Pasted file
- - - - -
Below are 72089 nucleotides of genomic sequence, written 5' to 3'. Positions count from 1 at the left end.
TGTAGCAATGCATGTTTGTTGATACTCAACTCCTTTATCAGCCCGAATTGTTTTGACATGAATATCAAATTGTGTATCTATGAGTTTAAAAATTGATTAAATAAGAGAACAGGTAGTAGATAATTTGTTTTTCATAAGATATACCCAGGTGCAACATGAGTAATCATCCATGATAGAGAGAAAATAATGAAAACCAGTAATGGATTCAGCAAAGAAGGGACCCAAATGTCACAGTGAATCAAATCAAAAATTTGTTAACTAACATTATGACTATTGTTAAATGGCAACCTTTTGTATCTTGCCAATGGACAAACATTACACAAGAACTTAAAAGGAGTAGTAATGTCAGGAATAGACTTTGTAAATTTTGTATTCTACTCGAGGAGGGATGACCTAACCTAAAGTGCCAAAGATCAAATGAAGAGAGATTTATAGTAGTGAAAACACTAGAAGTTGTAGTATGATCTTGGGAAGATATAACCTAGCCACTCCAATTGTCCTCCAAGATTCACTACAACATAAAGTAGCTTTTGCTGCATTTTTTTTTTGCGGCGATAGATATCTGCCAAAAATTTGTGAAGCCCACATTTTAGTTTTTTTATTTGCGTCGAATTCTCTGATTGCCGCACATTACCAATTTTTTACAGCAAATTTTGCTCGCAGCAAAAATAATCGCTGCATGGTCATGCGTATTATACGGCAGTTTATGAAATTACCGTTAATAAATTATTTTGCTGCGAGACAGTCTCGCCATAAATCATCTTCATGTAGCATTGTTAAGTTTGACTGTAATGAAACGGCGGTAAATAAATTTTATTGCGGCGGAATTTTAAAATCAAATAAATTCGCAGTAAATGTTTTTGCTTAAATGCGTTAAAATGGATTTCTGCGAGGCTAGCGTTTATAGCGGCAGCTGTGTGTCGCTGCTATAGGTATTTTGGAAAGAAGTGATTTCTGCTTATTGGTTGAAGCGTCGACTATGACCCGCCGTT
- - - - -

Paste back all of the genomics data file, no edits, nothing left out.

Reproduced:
Below are 72089 nucleotides of genomic sequence, written 5' to 3'. Positions count from 1 at the left end.
TGTAGCAATGCATGTTTGTTGATACTCAACTCCTTTATCAGCCCGAATTGTTTTGACATGAATATCAAATTGTGTATCTATGAGTTTAAAAATTGATTAAATAAGAGAACAGGTAGTAGATAATTTGTTTTTCATAAGATATACCCAGGTGCAACATGAGTAATCATCCATGATAGAGAGAAAATAATGAAAACCAGTAATGGATTCAGCAAAGAAGGGACCCAAATGTCACAGTGAATCAAATCAAAAATTTGTTAACTAACATTATGACTATTGTTAAATGGCAACCTTTTGTATCTTGCCAATGGACAAACATTACACAAGAACTTAAAAGGAGTAGTAATGTCAGGAATAGACTTTGTAAATTTTGTATTCTACTCGAGGAGGGATGACCTAACCTAAAGTGCCAAAGATCAAATGAAGAGAGATTTATAGTAGTGAAAACACTAGAAGTTGTAGTATGATCTTGGGAAGATATAACCTAGCCACTCCAATTGTCCTCCAAGATTCACTACAACATAAAGTAGCTTTTGCTGCATTTTTTTTTTGCGGCGATAGATATCTGCCAAAAATTTGTGAAGCCCACATTTTAGTTTTTTTATTTGCGTCGAATTCTCTGATTGCCGCACATTACCAATTTTTTACAGCAAATTTTGCTCGCAGCAAAAATAATCGCTGCATGGTCATGCGTATTATACGGCAGTTTATGAAATTACCGTTAATAAATTATTTTGCTGCGAGACAGTCTCGCCATAAATCATCTTCATGTAGCATTGTTAAGTTTGACTGTAATGAAACGGCGGTAAATAAATTTTATTGCGGCGGAATTTTAAAATCAAATAAATTCGCAGTAAATGTTTTTGCTTAAATGCGTTAAAATGGATTTCTGCGAGGCTAGCGTTTATAGCGGCAGCTGTGTGTCGCTGCTATAGGTATTTTGGAAAGAAGTGATTTCTGCTTATTGGTTGAAGCGTCGACTATGACCCGCCGTT